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Mechanical Keyboards

I've built and customized a variety of mechanical keyboards

Macro Pad

I built this macro pad from a Let's Split PCB with a frae that I built from Lego bricks. It runs common commands on my computer, such as volume adjustment, launching applications, etc.

It uses Gazzew Boba U4 switches, because that's what I had spares of, but if I were chosing from scratch, I probably would have went with a heavy clicky switch like a Cherry MX Green.

The firmware is based on the free QMK.

Picture of the macro pad on a white background

Let's Split

This is a build of the Let's Split keyboard, using a 3D-printed case, and Gazzew Boba U4 switches.

Picture of the let's split keyboard

New Poker II

I modified this COTS keyboard with custom keycaps, as well as a Cherry MX Lock switch. This switch, which was produced from the 80s through the 2010s locks in the down position when pressed once, then when pressed again it is unlocked.

I installed it in the caps lock position, although beyond the novelty of it, functionally, I regret putting it there for three reasons. 1) The switch, which I bought vintage, does not consistently lock into position when used in a wide 2u key like caps lock. 2) Due to firmware limitations of the keyboard, I could only program the key to act like a shift lock, as opposed to a caps lock. This difference is surprisingly disruptive when you have years of muscle memory of standard caps lock behaviour. 3) I've since mapped caps lock to act as control when held, and escape when pressed momentarily using xcape on Linux and AutoHotKey on Windows on my other computers. The locking key is not conducive to this, however I get around it by using my palm to activate control, which is less possible on a laptop.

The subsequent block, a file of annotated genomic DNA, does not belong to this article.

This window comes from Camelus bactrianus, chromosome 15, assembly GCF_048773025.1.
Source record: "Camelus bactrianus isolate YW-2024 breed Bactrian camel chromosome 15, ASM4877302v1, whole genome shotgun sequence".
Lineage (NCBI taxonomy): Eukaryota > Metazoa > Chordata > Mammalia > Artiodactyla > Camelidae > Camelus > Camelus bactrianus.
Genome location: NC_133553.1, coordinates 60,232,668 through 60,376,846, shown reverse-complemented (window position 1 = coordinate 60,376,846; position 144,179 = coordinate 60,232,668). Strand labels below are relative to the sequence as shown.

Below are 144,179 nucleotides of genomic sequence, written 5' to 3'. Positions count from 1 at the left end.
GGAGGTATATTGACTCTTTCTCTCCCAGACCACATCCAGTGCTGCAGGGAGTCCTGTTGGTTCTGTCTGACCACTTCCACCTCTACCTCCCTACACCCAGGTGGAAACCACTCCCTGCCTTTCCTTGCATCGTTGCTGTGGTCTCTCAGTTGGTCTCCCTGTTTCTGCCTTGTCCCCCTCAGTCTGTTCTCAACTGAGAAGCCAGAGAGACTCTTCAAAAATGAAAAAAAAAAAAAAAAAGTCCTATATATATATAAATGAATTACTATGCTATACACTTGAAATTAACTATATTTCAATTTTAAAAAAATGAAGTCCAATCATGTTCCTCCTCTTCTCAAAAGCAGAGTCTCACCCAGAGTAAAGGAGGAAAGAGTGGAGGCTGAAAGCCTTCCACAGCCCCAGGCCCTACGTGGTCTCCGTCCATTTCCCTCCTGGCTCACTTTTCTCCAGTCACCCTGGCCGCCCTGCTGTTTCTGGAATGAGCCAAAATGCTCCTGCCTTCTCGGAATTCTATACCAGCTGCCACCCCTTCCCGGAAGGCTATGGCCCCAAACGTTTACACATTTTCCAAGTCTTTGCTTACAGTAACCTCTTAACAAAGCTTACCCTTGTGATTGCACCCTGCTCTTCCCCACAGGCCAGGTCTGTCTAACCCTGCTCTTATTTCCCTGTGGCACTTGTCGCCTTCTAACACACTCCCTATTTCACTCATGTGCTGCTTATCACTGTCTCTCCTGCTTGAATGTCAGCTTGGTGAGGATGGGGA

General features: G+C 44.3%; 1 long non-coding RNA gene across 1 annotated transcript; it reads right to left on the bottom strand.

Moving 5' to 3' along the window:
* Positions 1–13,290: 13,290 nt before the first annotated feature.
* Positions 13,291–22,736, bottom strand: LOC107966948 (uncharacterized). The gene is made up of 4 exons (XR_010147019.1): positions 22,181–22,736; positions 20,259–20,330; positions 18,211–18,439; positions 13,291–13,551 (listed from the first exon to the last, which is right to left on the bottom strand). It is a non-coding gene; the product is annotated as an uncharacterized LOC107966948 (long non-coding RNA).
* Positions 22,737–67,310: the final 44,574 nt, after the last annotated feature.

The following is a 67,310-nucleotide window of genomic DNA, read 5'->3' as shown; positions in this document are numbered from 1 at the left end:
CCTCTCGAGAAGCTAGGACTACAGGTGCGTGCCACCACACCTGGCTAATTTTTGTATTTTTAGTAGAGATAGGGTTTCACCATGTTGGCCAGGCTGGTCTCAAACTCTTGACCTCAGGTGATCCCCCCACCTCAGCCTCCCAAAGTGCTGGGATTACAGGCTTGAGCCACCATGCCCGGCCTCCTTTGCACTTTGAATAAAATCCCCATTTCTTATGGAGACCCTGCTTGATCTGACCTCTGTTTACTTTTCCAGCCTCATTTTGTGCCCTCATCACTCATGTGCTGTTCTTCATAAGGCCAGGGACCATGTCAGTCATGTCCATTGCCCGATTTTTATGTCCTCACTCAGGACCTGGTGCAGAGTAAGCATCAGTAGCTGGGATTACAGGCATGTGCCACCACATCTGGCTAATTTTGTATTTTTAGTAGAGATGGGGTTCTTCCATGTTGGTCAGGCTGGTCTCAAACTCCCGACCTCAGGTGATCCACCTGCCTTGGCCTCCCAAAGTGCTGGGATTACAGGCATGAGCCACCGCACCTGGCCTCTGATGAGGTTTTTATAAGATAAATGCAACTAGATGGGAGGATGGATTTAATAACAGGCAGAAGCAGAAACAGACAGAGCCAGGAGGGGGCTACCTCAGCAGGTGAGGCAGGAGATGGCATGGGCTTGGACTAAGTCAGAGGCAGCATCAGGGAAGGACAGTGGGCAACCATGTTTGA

Picture of the modified New Poker II keyboard


This is a custom keyboard concept I developed, derived from a design called the Atreus (Atreides means descendent of Atreus in Greek), but modified it to have room for an OLED screen, mmore thumb keys, and a ThinkPad's Trackpoint.

I had completed everything up to the wiring, including laser cutting custom case parts and installing the switches, but in the end wasn't happy with the ergonomics, so took it apart and salvaged the parts for future projects.

Picture of the in-progress atreides keyboard


I've also collected a variety of vintage keyboards from yard-sales, e-waste piles, et cetera. I particularly like buckling spring mechanisms, such as on the IBM Model M and vintage Alps switches, often found on old Apple keyboards.

Last updated on 2024-01-12